That's still unclear. We're only now reaching the point where we can start to narrow the goal posts. There is high confidence in a turn north, and high confidence in an extended northward heading. There is also high confidence that this will not be a major hurricane once it reaches New England's latitude. Why? Sea surface temperatures are expected to drop off dramatically, and this will happen as shear increases, dry air is possibly entrained into the system, and it begins merging with the incoming trough to become extratropical.
Lee will be larger, slower, and weaker, once it reaches New England's latitude. That doesn't mean weak storm, but it allows you to contextualize better.
It is still unclear whether we see a bend NNW toward New England, and a long enough motion on that heading to put CT at risk of significant impacts.
In collaborating with GP this evening, he noted that he could only find two hurricanes that made landfall in Maine (the higher risk zone should this keep north): Hurricane Edna in 1954 and Hurricane Gerda in 1969. This shows how rare this kind of track actually is. That's still reflected in the super ensemble, a collection of all the major ensembles, also found on Tomer's site.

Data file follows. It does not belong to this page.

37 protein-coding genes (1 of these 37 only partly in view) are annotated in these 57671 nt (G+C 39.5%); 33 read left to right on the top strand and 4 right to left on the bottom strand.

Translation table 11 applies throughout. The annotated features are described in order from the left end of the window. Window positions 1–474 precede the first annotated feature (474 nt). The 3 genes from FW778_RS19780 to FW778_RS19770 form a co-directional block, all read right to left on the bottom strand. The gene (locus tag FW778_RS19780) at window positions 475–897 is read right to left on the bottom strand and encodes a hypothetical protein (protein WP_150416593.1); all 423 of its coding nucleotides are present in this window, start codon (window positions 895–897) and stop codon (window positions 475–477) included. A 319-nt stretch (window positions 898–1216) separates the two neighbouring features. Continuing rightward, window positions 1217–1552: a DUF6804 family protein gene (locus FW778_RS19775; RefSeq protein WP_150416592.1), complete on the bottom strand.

With everything above, and my own analysis of the projected steering pattern, I divide up potential impacts in three scenarios.
Atlantic Canada Landfall (most likely Nova Scotia)--60%
- It is becoming increasingly likely that the second trough pulls Lee on an extended northward heading, and that Lee will not be able to fully escape, even if there is a last minute trend east which fits New England hurricane climatology.
- In this scenario, there are few impacts on CT. High surf and rip currents would be possible along with some minor coastal flooding, but there would likely be few if any rain showers or gusty winds--gusty enough to cause problems.
New England Landfall--30% (25% Eastern New England/5% Southern New England)
- Eastern New England--Cape Cod and Maine, are far more favored for a landfall or center scrape because the ensembles have not meaningfully put southern New England at risk even as they have generally shifted west until recent runs today.